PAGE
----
Just about to lube my touring car for the Texas T Party. Most things (spindles/shackles) are lubed with motor oil.
I remember a really slippery product that I used to add to the oil on my old worn-out Dodge. It was called STP Oil Treatment. That stuff was really slippery. I was wondering if STP by itself could be used to lube these chassis parts instead of motor oil. Has anyone ever tried this?
Chain-bar or a rear end oil works. You want something that sticks and still has some flow. STP mixed with a little motor oil should work fine.
STP is not oil.
Any good heavy oil will do.
I use the chainsaw bar oil for all that stuff. It's really sticky!
While there are currently several different products under the STP logo and are auto/truck fuel or oil related. Why is the standard STP oil treatment not an oil?
You might want to talk to the wood cutters or suppliers in your area for some "summer grade" bar oil. There are a couple of grades of bar oil out there. Summer Grade is considerably thicker and sticks to moving parts better. Winter Grade is lots lighter stuff. The all season grade seems to be lighter stuff as well. I can usually get summer grade stuff at those places that specialize in chainsaw sales and maintenance. Hard to find at the others.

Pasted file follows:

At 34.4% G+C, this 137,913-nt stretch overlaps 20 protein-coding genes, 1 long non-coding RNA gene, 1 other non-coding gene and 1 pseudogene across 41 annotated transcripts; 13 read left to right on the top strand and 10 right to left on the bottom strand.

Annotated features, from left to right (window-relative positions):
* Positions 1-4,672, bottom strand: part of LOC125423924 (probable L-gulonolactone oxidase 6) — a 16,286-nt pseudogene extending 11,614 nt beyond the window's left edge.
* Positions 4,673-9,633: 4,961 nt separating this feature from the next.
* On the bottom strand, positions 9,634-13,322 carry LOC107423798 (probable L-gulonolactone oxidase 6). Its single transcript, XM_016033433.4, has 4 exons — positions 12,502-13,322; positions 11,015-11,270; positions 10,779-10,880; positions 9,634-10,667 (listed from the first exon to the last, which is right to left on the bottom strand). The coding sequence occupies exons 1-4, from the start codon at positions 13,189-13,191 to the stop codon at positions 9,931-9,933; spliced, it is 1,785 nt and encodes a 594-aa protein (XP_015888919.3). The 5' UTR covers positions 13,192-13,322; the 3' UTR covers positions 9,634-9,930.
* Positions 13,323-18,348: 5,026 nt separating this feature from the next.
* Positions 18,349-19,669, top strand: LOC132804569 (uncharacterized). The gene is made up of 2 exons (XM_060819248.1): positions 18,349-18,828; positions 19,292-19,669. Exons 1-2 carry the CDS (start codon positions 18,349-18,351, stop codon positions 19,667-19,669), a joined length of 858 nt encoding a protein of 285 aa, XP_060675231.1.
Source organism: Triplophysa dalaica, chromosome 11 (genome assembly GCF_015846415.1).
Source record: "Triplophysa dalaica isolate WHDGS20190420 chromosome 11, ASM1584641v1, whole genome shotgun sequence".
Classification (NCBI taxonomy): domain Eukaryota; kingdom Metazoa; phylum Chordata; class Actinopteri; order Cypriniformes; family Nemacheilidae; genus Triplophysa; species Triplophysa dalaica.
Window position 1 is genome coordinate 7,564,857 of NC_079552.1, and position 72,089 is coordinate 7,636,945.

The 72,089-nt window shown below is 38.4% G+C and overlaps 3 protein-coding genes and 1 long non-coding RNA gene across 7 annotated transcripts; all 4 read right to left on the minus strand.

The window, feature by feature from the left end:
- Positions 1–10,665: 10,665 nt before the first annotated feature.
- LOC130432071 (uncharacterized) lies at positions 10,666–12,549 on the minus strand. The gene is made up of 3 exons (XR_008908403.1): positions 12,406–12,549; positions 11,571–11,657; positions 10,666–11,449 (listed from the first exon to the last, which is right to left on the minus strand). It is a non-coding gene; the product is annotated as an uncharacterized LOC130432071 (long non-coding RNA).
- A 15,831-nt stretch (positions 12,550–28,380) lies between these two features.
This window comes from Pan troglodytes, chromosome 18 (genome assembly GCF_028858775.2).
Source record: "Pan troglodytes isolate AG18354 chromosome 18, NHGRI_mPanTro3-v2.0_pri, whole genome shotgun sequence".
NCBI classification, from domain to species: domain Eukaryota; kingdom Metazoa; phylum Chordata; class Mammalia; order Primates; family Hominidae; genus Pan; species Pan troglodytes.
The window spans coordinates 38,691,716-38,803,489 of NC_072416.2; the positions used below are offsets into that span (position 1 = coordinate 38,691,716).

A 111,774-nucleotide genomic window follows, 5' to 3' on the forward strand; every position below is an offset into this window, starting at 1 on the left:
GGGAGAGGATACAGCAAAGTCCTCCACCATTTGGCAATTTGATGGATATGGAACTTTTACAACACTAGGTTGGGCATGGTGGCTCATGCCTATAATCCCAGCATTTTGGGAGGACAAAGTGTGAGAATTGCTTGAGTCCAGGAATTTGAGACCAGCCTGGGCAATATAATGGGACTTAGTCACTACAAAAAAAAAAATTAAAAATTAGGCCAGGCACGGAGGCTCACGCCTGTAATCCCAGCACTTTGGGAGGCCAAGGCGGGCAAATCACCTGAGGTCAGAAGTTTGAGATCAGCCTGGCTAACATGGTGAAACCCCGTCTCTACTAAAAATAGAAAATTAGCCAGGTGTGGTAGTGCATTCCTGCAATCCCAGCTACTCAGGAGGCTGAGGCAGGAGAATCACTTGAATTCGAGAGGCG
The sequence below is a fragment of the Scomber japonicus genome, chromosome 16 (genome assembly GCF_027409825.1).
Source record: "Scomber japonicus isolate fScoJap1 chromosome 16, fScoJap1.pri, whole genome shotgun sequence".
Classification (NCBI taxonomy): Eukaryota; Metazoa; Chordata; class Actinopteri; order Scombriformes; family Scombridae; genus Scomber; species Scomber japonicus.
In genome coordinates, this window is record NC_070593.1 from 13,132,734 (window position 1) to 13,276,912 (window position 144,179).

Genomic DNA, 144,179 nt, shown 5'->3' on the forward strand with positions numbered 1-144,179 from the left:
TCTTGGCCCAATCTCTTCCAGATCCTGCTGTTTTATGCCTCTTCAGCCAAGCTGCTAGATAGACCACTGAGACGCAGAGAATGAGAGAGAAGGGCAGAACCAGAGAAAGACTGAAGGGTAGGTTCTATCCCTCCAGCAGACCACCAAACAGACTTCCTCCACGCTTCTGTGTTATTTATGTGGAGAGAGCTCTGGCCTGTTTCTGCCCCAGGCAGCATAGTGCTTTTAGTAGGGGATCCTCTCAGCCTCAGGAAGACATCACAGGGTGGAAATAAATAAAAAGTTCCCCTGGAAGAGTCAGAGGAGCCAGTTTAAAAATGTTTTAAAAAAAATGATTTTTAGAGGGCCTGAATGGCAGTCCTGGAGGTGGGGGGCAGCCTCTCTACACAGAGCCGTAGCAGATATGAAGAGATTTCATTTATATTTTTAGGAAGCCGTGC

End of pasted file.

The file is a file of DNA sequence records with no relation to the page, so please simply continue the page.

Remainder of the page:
Use vegetable oil, it's bio-degradeable and non-polluting.
STP is mostly a viscosity modifier, not an oil.
I ran out of chainsaw oil and started using the 600w oil the vendors sell for the rear end. It seems to cling and works very well.
Because of its thicker viscosity, my kingpin oilers won't flow motor-oil—the stuff just sits there in the little cup and goes nowhere. -Now I give them a steady diet of 3 in 1 oil. -That seeps through okay.
The rest of my oilers flow easily, so they get whatever weight motor-oil I happen to have at hand.
Bob, that's because you have new tight king pins. Give them a little time to wear in and the heavy stuff will work just fine!
Some people cheat a little and have interchangeable grease/oiler fittings. Thread in the grease fittings then replace with the standard oilers.
But don't use grease on the spindle bolts, unless you add an additional fitting for the lower bushing.
I've used straight STP oil treatment in all oilers except the generator for 10+ years. My Dad, who I got the '26 from, talked me into it. STP works through more quickly than I expected but not as fast as motor oil so it drips less. Everything stays "oily" and slippery. I make no claims about scientific justifications for this or lack thereof. ;-)
Chain-saw bar oil is what I use in every flip top oiler on the T. Cheap and just right properties make it a no-brainer. Works very well in my ford script under hood oil can.